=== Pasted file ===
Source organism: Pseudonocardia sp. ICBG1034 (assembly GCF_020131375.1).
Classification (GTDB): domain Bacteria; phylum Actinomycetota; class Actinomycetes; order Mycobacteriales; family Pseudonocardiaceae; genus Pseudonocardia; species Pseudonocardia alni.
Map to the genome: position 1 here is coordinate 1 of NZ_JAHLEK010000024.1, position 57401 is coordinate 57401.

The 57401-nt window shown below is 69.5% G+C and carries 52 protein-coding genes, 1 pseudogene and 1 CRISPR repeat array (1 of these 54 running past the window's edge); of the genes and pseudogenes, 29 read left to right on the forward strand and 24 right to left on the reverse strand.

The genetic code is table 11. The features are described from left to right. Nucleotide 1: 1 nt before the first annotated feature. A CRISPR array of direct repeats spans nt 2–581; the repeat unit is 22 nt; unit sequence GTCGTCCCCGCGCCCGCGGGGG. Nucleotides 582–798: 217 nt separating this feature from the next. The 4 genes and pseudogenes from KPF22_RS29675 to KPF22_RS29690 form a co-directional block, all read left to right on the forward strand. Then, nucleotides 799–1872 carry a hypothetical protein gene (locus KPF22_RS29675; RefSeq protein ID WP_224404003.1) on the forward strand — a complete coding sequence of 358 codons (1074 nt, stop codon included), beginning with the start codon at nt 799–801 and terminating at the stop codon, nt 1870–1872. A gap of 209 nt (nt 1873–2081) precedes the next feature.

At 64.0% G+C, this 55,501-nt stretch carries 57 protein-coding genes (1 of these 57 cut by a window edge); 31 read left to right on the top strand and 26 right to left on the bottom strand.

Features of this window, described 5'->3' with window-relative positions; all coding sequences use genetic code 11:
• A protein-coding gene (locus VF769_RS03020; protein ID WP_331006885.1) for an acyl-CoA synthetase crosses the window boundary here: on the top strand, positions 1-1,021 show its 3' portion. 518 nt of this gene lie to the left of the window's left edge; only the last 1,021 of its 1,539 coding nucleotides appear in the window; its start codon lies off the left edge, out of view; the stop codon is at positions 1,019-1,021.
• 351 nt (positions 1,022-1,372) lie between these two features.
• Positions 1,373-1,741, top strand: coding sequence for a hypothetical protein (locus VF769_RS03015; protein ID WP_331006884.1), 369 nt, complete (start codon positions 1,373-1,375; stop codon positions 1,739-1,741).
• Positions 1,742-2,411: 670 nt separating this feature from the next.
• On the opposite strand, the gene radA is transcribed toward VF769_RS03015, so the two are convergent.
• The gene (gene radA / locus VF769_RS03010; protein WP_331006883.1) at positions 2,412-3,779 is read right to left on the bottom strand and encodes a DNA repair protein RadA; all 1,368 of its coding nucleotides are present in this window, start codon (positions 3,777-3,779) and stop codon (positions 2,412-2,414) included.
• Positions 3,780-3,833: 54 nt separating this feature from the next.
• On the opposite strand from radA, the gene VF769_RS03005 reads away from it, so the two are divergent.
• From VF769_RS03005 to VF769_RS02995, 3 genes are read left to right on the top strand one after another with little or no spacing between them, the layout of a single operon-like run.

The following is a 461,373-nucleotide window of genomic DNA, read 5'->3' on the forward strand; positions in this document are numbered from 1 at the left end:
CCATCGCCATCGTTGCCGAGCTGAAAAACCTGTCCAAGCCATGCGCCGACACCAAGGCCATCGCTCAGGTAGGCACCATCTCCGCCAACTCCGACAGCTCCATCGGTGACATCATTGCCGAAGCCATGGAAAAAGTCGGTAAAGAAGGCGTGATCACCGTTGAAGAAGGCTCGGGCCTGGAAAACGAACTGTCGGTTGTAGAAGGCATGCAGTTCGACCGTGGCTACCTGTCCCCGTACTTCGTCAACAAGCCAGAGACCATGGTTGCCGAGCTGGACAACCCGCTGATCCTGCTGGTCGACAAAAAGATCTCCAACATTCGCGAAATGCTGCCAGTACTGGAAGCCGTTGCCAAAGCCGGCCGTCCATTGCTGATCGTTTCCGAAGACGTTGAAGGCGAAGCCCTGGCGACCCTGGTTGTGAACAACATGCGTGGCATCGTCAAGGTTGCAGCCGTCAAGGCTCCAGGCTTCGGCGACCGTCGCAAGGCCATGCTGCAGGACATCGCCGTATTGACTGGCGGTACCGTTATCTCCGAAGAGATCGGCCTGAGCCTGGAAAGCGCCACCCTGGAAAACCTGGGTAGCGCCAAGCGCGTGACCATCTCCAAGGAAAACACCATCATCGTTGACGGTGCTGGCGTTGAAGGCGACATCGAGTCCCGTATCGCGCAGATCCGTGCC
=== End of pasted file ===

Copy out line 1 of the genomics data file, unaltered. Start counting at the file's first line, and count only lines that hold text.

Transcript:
Source organism: Pseudonocardia sp. ICBG1034 (assembly GCF_020131375.1).